Cross-Selling, Multi-Channel Use Tops Frontline Tech Trends
Frontline technology can be complex and intimidating, but recent trends are signaling just how important it's become in the battle to stay relevant to increasingly tech-savvy members. With nearly two-thirds of Internet users doing online banking, according to Pew Research, and Millennials the least likely group to make frequent trips to branches, according to a Bankrate survey, making the most of frontline technology is more critical than ever. Here's what's making a big impact, according to some experts in the sector.
Looking Beyond Tellers
Not too long ago, frontline software was built almost solely around tellers. Now that websites, mobile apps and e-commerce systems are also interfacing with customers – in many cases more than tellers are – credit unions have to widen their view of where frontline technology fits in their organization.
“The path to purchase has fundamentally changed and where any individual is when they finally reach out to you,” Eric Siano, senior director of integrated marketing product management at Infor, an enterprise software developer headquartered in New York City, said. “You may never see that individual, because you may not show up in their path to purchase. It works to have these technologies; you want to deploy them, you want to train your people. I don't think what I’m saying is in conflict, but you also have to consider that the way we traditionally sell customers is fundamentally changing.”
Many credit unions are transitioning their tellers and member service representatives into sales forces, and frontline software is becoming the grease on the skids.
CU*South's CU*Base software, used in about 260 credit unions, is one example. When tellers or member service representatives (MSRs) pull up a member's profile, they can see which products the member does and doesn't use, according to Wynona Shaddix, client sales and marketing manager for the CUSO, which is based in Fairhope, Ala.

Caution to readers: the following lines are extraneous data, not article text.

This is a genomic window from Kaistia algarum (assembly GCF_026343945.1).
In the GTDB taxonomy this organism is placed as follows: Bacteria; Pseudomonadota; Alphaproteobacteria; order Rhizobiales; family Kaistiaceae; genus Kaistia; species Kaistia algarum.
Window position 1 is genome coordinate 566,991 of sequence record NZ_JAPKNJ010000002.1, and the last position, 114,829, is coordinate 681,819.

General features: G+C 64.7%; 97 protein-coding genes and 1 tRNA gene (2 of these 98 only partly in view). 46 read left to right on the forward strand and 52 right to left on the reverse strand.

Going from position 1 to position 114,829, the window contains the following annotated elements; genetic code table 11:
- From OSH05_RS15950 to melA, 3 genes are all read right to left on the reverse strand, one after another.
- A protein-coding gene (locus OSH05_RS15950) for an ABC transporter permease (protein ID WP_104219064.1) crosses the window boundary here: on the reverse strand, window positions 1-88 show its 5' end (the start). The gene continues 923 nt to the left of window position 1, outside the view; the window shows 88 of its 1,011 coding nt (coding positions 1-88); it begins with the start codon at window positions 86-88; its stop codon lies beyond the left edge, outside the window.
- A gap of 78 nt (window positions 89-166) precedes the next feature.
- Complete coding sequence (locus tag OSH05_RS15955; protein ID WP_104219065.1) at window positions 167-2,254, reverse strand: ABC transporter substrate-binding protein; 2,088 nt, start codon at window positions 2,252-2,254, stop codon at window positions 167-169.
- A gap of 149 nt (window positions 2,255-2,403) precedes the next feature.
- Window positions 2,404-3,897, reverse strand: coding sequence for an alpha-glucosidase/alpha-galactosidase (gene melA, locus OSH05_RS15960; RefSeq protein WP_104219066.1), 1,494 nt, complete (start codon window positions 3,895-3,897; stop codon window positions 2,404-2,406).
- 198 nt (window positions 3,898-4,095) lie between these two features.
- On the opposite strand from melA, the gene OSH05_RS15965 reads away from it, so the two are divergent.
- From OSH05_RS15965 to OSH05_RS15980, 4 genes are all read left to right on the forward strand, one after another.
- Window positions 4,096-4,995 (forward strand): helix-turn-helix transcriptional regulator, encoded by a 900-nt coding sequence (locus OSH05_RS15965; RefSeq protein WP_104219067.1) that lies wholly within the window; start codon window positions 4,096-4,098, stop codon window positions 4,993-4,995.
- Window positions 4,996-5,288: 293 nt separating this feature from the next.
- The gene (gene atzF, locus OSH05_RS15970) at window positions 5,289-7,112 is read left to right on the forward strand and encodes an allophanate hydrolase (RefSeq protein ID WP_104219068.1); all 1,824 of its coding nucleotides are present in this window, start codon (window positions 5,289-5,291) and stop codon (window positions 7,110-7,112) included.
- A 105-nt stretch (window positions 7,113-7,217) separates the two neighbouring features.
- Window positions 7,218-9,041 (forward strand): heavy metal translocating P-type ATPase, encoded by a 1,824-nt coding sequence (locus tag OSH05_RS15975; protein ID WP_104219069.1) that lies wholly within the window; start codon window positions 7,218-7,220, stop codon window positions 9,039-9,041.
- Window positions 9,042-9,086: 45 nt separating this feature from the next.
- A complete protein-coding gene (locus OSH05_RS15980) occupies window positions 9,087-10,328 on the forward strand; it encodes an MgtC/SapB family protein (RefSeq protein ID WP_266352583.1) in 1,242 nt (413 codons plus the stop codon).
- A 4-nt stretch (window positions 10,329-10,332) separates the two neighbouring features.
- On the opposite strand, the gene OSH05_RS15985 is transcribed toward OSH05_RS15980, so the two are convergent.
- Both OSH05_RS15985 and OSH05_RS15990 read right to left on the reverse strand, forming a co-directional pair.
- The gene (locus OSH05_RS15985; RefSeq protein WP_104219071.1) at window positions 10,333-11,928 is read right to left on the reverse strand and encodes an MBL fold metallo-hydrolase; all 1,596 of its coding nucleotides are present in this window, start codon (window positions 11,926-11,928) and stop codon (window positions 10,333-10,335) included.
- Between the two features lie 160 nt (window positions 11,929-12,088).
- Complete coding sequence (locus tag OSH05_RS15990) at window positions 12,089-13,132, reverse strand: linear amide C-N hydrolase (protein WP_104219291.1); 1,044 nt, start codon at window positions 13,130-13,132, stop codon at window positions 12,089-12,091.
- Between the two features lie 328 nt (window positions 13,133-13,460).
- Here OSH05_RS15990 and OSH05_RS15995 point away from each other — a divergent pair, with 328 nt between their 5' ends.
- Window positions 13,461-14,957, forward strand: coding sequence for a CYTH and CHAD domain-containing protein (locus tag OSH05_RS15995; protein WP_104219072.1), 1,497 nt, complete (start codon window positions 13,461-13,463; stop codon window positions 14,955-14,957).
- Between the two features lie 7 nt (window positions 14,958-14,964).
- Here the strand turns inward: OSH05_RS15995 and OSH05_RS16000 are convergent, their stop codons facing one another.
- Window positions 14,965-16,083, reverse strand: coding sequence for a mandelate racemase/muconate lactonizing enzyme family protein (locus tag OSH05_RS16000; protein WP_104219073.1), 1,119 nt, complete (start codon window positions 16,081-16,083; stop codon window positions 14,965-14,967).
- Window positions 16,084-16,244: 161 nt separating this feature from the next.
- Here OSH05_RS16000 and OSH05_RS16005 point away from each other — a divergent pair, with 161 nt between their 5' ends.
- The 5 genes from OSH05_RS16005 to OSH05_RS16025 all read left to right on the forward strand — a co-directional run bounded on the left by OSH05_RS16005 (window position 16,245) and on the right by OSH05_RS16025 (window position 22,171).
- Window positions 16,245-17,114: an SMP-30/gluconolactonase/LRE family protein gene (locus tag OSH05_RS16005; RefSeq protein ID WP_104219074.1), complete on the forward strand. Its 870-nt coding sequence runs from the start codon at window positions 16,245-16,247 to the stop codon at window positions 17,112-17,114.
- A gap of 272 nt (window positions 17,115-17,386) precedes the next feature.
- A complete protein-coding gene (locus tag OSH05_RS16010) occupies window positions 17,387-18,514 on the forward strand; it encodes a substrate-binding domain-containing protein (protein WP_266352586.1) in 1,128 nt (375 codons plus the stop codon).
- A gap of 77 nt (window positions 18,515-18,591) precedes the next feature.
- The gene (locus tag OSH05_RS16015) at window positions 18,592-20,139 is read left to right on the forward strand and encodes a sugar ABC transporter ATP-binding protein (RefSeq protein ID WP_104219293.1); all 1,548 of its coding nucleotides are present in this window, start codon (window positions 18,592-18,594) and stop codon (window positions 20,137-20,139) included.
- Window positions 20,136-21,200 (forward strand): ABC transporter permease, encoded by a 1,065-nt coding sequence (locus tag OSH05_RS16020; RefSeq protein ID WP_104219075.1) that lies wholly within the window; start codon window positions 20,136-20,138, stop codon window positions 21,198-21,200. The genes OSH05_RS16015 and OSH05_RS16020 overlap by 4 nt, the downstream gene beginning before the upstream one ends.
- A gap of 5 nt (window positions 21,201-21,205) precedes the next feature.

Rather than just helping process transactions, reset passwords and answer questions, frontline software is increasingly using data to prompt tellers and MSRs to offer products and services to members as well. That could mean flagging members who might be good fits for certain products, creating lists of members who haven't used a service in a long time and even serving up scripts so employees can make verbal offers to members more effectively when they’re in the branch or on the phone.
Ditching the DIY
Building custom frontline software in-house is becoming a thing of the past at credit unions such as Patelco, headquartered in Pleasanton, Calif. The credit union, which has $4.3 billion in assets and 289,000 members, recently ditched its home-grown system for Fiserv's Branch Suite.
“It's a big change for us,” Kevin Landel, chief information officer for Patelco, said. “We didn't have a system that allowed our staff to see the full 360-degree view of our members prior to rolling that out.”
Identification verification and team training became easier, he said, and the credit union was able to remove its sales incentives and implement a more consultative approach toward members. Adding an IRA-servicing module eliminated countless hours of double-entry work and keying errors as well, Landel said.
“The promise of home-grown is that ultimate customizability and really doing it the way that the credit union wants to do it,” he said. “I have to be honest, in some things where we’ve got off-the-shelf software, we’ve lost some functionality and capability. Where you lose is on the support side of things. You have to continue keeping that system in compliance; any modifications mean modifying the whole thing. You have to have the whole software-development lifecycle support on the back end.”